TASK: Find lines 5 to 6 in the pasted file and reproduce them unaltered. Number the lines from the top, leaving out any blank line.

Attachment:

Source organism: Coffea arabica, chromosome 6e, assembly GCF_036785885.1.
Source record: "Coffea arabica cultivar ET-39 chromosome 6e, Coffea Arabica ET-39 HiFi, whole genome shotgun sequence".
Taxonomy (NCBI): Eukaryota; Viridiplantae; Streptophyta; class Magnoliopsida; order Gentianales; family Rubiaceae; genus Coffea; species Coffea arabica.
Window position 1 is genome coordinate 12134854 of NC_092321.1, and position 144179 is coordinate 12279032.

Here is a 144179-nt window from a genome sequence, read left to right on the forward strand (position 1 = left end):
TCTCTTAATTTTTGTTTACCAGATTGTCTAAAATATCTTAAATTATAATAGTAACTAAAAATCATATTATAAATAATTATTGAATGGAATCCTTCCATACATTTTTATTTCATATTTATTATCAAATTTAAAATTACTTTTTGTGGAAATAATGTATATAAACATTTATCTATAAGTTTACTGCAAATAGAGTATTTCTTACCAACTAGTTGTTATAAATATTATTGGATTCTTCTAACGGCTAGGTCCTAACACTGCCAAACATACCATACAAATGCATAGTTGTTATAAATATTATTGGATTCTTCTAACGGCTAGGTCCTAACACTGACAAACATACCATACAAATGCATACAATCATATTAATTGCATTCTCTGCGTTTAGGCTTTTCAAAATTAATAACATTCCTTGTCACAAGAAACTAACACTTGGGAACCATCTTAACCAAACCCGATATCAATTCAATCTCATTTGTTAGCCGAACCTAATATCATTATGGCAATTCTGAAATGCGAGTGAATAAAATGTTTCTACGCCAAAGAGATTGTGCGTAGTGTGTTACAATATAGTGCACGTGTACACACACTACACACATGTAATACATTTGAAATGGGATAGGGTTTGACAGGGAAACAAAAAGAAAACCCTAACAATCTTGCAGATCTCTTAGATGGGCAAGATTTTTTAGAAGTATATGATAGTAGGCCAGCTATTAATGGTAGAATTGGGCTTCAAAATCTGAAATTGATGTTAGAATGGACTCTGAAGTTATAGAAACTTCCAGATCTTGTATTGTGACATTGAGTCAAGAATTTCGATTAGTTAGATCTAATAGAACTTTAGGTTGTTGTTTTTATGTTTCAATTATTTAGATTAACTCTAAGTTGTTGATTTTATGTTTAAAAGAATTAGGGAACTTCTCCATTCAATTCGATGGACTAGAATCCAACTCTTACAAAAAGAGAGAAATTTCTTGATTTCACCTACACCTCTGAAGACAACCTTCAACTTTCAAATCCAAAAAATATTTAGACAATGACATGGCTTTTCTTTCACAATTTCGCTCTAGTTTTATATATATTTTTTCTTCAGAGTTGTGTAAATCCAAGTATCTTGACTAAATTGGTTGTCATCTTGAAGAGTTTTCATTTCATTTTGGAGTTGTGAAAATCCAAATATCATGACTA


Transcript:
Here is a 144179-nt window from a genome sequence, read left to right on the forward strand (position 1 = left end):
TCTCTTAATTTTTGTTTACCAGATTGTCTAAAATATCTTAAATTATAATAGTAACTAAAAATCATATTATAAATAATTATTGAATGGAATCCTTCCATACATTTTTATTTCATATTTATTATCAAATTTAAAATTACTTTTTGTGGAAATAATGTATATAAACATTTATCTATAAGTTTACTGCAAATAGAGTATTTCTTACCAACTAGTTGTTATAAATATTATTGGATTCTTCTAACGGCTAGGTCCTAACACTGCCAAACATACCATACAAATGCATAGTTGTTATAAATATTATTGGATTCTTCTAACGGCTAGGTCCTAACACTGACAAACATACCATACAAATGCATACAATCATATTAATTGCATTCTCTGCGTTTAGGCTTTTCAAAATTAATAACATTCCTTGTCACAAGAAACTAACACTTGGGAACCATCTTAACCAAACCCGATATCAATTCAATCTCATTTGTTAGCCGAACCTAATATCATTATGGCAATTCTGAAATGCGAGTGAATAAAATGTTTCTACGCCAAAGAGATTGTGCGTAGTGTGTTACAATATAGTGCACGTGTACACACACTACACACATGTAATACATTTGAAATGGGATAGGGTTTGACAGGGAAACAAAAAGAAAACCCTAACAATCTTGCAGATCTCTTAGATGGGCAAGATTTTTTAGAAGTATATGATAGTAGGCCAGCTATTAATGGTAGAATTGGGCTTCAAAATCTGAAATTGATGTTAGAATGGACTCTGAAGTTATAGAAACTTCCAGATCTTGTATTGTGACATTGAGTCAAGAATTTCGATTAGTTAGATCTAATAGAACTTTAGGTTGTTGTTTTTATGTTTCAATTATTTAGATTAACTCTAAGTTGTTGATTTTATGTTTAAAAGAATTAGGGAACTTCTCCATTCAATTCGATGGACTAGAATCCAACTCTTACAAAAAGAGAGAAATTTCTTGATTTCACCTACACCTCTGAAGACAACCTTCAACTTTCAAATCCAAAAAATATTTAGACAATGACATGGCTTTTCTTTCACAATTTCGCTCTAGTTTTATATATATTTTTTCTTCAGAGTTGTGTAAATCCAAGTATCTTGACTAAATTGGTTGTCATCTTGAAGAGTTTTCATTTCATTTTGGAGTTGTGAAAATCCAAATATCATGACTA